Penn College racks up successes at Home Builders’ Show
Orlando, Florida, was fertile ground for Pennsylvania College of Technology this season: Students, alumni and faculty all returned in triumph from an international builders’ show held at the Orange County Convention Center.
For starters, the college was presented with a $73,838 Homebuilding Education Leadership Program grant — the culmination of a yearlong effort led by building construction technology instructor Levon A. Whitmyer, with support from instructor Barney A. Kahn IV and Carol A. Lugg, dean of construction and design technologies.
“The financial support from the National Housing Endowment recognizes Penn College’s ability to produce graduates that are leaders in the residential home building industry,” Lugg said. “This grant funding presents additional opportunities for building construction faculty to strengthen their portfolios of industry-valued credentials, which will, in turn, strengthen our programs. The funding will also provide needed resources to launch a secondary outreach program that will be designed to broaden students’ understanding of the multitude of career pathways within the residential home industry.”
Faculty and students attending the 2018 National Association of Home Builders’ International Builders Show from Jan. 9-11 were called to the stage to accept the money during an awards ceremony for student competitors.
Penn College fielded two teams in the Residential Construction Management Competition; members of the two-year squad placed third overall while their bachelor-degree colleagues finished 19th out of 34 schools.
Kahn’s associate-degree team comprised Nathaniel M. Barbolish, of Nicholson; Hayden N. Beiter and Katherine L. Mertes, both of Williamsport; Caleb M. Burk, of Sunbury; and Michael J. Deragon, of Fort Washington.
Represented on Whitmyer’s four-year team were Justin W. Bates, of Hawley; Casey L. Grim, of Red Lion; Henry A. Rainey, of Jersey Shore; Aaron F. White, of Westover; Hanna J. Williams, of Marion, New York; and Ryan Z. Zwickle, of Slatington.
Students participating on Penn College’s competition teams are enrolled in the associate-degree building construction technology major or seeking bachelor’s degrees in residential construction technology and management — with the exception of Williams, an industrial design student, and Bates, majoring in civil engineering technology.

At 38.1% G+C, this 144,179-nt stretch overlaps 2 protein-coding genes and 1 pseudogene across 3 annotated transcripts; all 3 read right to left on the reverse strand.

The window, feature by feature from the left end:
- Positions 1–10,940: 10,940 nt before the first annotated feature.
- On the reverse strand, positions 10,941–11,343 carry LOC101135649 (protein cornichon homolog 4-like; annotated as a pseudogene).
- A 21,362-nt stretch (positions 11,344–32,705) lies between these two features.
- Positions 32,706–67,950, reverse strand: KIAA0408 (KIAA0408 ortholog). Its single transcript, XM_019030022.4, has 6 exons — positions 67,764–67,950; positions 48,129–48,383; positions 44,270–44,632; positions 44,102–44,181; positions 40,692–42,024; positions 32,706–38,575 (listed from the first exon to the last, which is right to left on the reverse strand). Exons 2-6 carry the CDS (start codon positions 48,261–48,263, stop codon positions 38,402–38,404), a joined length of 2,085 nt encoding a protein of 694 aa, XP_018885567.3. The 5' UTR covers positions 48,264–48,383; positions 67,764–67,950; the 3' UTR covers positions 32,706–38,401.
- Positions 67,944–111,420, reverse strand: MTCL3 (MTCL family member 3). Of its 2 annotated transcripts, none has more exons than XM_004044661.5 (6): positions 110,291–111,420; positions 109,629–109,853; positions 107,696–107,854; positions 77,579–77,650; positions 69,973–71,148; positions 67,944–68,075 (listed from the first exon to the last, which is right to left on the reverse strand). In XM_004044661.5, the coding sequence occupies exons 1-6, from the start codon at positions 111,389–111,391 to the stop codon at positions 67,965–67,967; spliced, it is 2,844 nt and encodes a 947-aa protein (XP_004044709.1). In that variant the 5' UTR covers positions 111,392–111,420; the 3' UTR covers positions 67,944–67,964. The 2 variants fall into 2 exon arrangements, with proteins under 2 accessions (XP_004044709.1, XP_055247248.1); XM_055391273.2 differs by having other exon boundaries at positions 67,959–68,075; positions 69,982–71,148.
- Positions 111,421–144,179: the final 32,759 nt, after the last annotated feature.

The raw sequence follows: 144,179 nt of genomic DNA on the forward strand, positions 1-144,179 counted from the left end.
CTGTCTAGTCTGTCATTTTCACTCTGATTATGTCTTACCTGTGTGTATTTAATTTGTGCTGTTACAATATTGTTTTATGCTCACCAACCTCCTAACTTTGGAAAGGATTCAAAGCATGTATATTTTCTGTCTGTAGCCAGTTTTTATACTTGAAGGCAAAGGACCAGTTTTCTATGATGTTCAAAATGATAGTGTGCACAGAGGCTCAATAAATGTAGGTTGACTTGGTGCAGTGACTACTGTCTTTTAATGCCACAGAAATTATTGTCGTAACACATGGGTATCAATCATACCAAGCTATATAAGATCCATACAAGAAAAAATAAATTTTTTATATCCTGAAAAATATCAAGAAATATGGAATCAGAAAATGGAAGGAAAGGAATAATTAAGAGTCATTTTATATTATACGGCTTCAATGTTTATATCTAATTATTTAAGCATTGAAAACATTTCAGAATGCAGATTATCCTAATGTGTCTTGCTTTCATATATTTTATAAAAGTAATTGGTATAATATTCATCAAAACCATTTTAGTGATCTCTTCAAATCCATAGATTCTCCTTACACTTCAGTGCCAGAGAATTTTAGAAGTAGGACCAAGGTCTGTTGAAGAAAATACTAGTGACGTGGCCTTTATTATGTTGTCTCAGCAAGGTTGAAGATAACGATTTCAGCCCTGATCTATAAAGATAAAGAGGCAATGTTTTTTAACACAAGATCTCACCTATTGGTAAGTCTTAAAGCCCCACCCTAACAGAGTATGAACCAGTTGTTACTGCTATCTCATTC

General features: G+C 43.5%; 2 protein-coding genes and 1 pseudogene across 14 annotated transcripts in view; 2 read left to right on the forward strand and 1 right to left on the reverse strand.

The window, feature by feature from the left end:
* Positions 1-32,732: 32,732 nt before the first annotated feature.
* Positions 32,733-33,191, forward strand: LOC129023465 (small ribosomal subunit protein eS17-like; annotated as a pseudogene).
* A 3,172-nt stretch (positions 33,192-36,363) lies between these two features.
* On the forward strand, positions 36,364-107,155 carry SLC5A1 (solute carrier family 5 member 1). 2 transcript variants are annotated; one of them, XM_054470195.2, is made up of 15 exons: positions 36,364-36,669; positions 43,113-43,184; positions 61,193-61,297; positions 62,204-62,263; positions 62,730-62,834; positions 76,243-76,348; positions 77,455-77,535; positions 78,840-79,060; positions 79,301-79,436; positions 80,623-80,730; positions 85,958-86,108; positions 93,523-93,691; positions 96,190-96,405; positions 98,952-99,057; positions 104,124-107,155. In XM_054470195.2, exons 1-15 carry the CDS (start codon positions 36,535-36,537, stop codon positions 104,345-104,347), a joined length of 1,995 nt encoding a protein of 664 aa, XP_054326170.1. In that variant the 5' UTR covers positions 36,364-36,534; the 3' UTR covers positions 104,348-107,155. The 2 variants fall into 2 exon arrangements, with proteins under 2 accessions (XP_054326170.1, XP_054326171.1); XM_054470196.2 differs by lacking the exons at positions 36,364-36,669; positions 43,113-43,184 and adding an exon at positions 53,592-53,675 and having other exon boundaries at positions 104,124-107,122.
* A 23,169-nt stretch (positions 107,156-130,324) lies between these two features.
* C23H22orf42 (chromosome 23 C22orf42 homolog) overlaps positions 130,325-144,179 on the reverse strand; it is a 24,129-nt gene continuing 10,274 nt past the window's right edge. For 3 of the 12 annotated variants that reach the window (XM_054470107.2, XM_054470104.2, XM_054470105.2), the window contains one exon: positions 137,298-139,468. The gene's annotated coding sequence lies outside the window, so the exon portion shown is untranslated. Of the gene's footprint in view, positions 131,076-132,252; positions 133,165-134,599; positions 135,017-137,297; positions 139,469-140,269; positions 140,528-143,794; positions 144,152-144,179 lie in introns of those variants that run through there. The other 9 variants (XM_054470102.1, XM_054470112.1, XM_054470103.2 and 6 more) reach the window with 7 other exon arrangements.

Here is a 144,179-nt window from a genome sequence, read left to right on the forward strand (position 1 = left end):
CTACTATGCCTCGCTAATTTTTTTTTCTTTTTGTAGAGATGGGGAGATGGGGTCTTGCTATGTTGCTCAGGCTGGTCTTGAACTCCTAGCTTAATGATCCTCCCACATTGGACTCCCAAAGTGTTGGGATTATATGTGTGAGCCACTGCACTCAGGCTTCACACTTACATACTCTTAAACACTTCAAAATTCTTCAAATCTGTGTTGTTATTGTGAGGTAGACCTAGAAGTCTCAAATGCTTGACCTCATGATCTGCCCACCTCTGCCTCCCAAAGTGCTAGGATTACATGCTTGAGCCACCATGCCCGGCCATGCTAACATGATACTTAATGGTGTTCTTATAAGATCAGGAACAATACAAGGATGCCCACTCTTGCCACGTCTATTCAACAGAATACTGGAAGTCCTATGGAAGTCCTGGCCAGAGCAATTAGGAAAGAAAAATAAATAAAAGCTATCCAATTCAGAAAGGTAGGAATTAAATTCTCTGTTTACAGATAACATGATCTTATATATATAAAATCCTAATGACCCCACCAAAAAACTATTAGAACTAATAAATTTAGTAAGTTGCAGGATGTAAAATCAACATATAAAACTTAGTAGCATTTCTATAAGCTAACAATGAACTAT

The competition gives students the opportunity to apply their classroom skills to an actual project, defending their proposal before a panel of industry judges and a live audience.
The contest for four-year students, won by Penn State, involved potential acquisition and development of a 72-acre site in Okemos, Michigan. The two-year students’ problem — in a category won by SUNY’s Delhi campus — was to develop working drawings, a materials estimate and a construction schedule for a home in Amherst, Washington.
The strong showing continued as Grim, representing the Penn College Construction Association, was honored as an Outstanding Student Chapter member.
“She was deserving of the award for her continued support of the college club, as well as her dedication to the NAHB student chapter competition,” Whitmyer said. “Casey has been a five-year participant in the (competition), starting with her senior year of high school and in all four years of her college career.”
Also bringing honor to the college was 2014 alumnus Ronald W. Campbell, who holds a bachelor’s degree in residential construction technology and management and an associate degree in building construction technology. He was chosen as the inaugural recipient of NAHB’s “Up and Comer Award” for having a significant impact in the residential construction industry within his first five years of postgraduate employment.
“Ron has progressed from an entry-level project manager to a senior project manager with PulteGroup Inc.,” Whitmyer said. “His boss, Dave Abbate, exclaimed that Ron is a ‘shooting star’ … working extremely well with customers, as well as with the local builders association.”
Adding to the eventful evening in the national spotlight was Donald J. McTarnaghan, a 1966 construction graduate of Williamsport Area Community College (and Florida resident) who attended the awards ceremony.
“He was extremely pleased to see his alma mater being represented by a great bunch of students,” Whitmyer said.
As the competition and awards ceremonies came to a close, the students were afforded the opportunity to network with peers and industry leaders at the 1-million-square-foot trade show, and Whitmyer and Kahn, committee members within NAHB’s Student Chapter Advisory Board, engaged in meetings with fellow professionals and attended various recognition events to introduce the 2018 HELP grant recipients to industry donors.
The Penn College contingent was treated to a three-hour tour of PulteGroup’s Ruby Lake Development, which Whitmyer said “made a difference in the lives of our 12 students” by providing a real-world look at land development and construction of single-family homes.
On a lighter note, the group shared an afternoon with Zachary A. Green, a 2015 building construction technology graduate employed by Whiting-Turner as a project manager in the Orlando market. The reunion was held during “The PCCA Orlando Open,” won by Burk, who Whitmyer said shot “a sizzling 39” on the Par-42 miniature golf course.